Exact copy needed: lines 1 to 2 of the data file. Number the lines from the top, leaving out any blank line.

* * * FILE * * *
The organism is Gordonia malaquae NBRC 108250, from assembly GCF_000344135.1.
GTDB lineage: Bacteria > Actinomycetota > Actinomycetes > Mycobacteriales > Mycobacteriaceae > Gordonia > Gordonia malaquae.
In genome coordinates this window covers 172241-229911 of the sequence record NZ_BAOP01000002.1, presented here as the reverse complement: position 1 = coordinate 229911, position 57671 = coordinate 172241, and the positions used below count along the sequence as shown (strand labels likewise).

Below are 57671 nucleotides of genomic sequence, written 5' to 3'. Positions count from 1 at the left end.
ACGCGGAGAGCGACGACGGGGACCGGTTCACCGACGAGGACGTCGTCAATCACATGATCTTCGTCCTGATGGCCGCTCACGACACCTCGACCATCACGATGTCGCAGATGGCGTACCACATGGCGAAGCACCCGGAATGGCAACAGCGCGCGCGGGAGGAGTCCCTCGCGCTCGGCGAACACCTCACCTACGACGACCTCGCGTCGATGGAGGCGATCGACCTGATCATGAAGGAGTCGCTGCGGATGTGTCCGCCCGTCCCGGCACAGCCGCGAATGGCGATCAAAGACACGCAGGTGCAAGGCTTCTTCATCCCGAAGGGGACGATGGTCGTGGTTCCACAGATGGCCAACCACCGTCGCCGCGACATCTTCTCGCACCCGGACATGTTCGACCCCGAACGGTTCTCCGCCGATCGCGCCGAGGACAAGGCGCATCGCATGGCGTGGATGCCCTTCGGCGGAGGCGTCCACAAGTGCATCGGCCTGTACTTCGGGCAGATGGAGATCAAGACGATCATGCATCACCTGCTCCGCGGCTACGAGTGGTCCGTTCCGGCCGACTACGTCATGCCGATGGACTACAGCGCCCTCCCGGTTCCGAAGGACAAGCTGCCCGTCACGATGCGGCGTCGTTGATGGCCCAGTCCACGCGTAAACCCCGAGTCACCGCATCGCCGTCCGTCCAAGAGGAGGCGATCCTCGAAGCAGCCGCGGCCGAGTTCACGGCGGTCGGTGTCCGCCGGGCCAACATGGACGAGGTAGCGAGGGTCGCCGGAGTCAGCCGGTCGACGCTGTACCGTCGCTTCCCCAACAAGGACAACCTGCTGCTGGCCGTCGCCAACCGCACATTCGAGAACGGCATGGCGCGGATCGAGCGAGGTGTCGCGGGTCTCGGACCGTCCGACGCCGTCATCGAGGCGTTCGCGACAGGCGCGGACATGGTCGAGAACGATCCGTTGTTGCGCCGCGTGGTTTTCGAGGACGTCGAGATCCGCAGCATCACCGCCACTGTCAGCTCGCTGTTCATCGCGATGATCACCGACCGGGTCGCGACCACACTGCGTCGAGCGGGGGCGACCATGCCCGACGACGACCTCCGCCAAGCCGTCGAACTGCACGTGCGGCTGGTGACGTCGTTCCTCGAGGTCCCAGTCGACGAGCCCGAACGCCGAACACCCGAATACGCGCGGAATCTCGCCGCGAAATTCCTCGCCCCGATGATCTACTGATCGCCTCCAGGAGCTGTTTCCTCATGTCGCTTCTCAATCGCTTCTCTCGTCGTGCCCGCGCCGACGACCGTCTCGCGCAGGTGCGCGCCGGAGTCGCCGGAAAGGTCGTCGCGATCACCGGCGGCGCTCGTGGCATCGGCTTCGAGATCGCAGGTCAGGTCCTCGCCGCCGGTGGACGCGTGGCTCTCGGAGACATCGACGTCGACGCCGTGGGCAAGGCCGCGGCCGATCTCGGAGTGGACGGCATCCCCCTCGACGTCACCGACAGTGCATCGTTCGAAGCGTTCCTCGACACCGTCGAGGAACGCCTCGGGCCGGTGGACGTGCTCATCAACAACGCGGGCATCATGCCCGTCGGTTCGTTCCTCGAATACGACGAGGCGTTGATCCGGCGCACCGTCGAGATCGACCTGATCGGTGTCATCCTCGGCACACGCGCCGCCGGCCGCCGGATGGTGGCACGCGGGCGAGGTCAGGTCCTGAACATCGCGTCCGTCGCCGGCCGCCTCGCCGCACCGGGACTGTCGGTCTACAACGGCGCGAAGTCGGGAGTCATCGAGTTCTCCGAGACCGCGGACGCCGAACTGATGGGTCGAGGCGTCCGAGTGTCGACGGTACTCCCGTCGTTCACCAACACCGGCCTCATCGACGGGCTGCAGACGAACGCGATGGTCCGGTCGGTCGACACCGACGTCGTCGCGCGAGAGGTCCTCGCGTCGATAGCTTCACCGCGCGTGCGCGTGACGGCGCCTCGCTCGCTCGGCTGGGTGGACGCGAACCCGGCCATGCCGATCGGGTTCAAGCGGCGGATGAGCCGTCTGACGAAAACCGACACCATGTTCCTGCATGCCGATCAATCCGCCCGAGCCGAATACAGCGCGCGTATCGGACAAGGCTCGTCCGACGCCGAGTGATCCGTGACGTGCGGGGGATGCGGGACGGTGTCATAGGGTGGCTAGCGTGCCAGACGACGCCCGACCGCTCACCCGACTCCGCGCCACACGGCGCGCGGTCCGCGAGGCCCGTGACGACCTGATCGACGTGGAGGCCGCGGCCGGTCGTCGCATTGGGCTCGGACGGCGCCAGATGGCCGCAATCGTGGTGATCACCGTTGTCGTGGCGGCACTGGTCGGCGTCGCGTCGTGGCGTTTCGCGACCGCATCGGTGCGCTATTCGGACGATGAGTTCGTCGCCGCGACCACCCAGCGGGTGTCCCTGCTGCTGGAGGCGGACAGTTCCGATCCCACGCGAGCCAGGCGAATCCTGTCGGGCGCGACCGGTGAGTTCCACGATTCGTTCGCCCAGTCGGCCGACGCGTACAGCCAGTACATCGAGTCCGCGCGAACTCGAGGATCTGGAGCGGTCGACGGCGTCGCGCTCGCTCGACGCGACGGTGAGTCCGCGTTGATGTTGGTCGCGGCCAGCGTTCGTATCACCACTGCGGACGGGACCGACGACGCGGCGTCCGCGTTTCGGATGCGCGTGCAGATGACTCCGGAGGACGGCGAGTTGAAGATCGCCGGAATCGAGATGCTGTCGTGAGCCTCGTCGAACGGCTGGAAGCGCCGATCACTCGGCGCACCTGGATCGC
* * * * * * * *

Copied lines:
The organism is Gordonia malaquae NBRC 108250, from assembly GCF_000344135.1.
GTDB lineage: Bacteria > Actinomycetota > Actinomycetes > Mycobacteriales > Mycobacteriaceae > Gordonia > Gordonia malaquae.